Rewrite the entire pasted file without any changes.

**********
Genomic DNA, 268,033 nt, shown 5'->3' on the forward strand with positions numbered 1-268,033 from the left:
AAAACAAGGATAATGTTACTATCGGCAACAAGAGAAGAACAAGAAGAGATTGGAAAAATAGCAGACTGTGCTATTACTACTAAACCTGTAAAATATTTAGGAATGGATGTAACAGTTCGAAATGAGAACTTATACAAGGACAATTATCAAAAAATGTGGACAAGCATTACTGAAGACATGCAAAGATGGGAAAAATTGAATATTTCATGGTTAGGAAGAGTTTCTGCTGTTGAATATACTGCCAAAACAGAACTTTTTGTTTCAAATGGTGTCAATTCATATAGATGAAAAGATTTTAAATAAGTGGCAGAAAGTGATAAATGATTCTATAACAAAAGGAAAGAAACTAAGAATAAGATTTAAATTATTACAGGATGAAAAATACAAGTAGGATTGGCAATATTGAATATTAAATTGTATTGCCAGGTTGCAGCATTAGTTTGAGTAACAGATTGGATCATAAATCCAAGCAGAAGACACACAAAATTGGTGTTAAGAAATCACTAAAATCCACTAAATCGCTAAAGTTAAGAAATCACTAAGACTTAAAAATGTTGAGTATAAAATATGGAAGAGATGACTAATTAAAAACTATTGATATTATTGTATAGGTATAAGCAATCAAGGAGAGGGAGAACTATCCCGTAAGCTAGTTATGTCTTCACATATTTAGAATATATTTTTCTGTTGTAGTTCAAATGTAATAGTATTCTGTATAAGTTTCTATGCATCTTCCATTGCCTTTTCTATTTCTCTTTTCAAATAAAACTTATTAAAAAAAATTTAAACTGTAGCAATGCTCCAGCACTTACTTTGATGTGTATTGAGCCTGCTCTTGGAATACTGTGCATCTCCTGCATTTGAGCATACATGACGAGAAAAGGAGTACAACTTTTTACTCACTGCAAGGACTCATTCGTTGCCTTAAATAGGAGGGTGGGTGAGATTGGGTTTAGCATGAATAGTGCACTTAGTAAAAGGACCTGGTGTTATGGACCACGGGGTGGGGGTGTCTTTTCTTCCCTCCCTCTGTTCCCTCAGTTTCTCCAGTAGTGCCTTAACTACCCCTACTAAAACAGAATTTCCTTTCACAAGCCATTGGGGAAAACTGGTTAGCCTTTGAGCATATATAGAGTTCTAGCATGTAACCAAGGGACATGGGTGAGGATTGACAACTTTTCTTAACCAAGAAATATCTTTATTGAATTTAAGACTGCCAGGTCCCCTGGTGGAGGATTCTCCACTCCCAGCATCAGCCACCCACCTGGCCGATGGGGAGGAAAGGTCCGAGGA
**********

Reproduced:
Genomic DNA, 268,033 nt, shown 5'->3' on the forward strand with positions numbered 1-268,033 from the left:
AAAACAAGGATAATGTTACTATCGGCAACAAGAGAAGAACAAGAAGAGATTGGAAAAATAGCAGACTGTGCTATTACTACTAAACCTGTAAAATATTTAGGAATGGATGTAACAGTTCGAAATGAGAACTTATACAAGGACAATTATCAAAAAATGTGGACAAGCATTACTGAAGACATGCAAAGATGGGAAAAATTGAATATTTCATGGTTAGGAAGAGTTTCTGCTGTTGAATATACTGCCAAAACAGAACTTTTTGTTTCAAATGGTGTCAATTCATATAGATGAAAAGATTTTAAATAAGTGGCAGAAAGTGATAAATGATTCTATAACAAAAGGAAAGAAACTAAGAATAAGATTTAAATTATTACAGGATGAAAAATACAAGTAGGATTGGCAATATTGAATATTAAATTGTATTGCCAGGTTGCAGCATTAGTTTGAGTAACAGATTGGATCATAAATCCAAGCAGAAGACACACAAAATTGGTGTTAAGAAATCACTAAAATCCACTAAATCGCTAAAGTTAAGAAATCACTAAGACTTAAAAATGTTGAGTATAAAATATGGAAGAGATGACTAATTAAAAACTATTGATATTATTGTATAGGTATAAGCAATCAAGGAGAGGGAGAACTATCCCGTAAGCTAGTTATGTCTTCACATATTTAGAATATATTTTTCTGTTGTAGTTCAAATGTAATAGTATTCTGTATAAGTTTCTATGCATCTTCCATTGCCTTTTCTATTTCTCTTTTCAAATAAAACTTATTAAAAAAAATTTAAACTGTAGCAATGCTCCAGCACTTACTTTGATGTGTATTGAGCCTGCTCTTGGAATACTGTGCATCTCCTGCATTTGAGCATACATGACGAGAAAAGGAGTACAACTTTTTACTCACTGCAAGGACTCATTCGTTGCCTTAAATAGGAGGGTGGGTGAGATTGGGTTTAGCATGAATAGTGCACTTAGTAAAAGGACCTGGTGTTATGGACCACGGGGTGGGGGTGTCTTTTCTTCCCTCCCTCTGTTCCCTCAGTTTCTCCAGTAGTGCCTTAACTACCCCTACTAAAACAGAATTTCCTTTCACAAGCCATTGGGGAAAACTGGTTAGCCTTTGAGCATATATAGAGTTCTAGCATGTAACCAAGGGACATGGGTGAGGATTGACAACTTTTCTTAACCAAGAAATATCTTTATTGAATTTAAGACTGCCAGGTCCCCTGGTGGAGGATTCTCCACTCCCAGCATCAGCCACCCACCTGGCCGATGGGGAGGAAAGGTCCGAGGA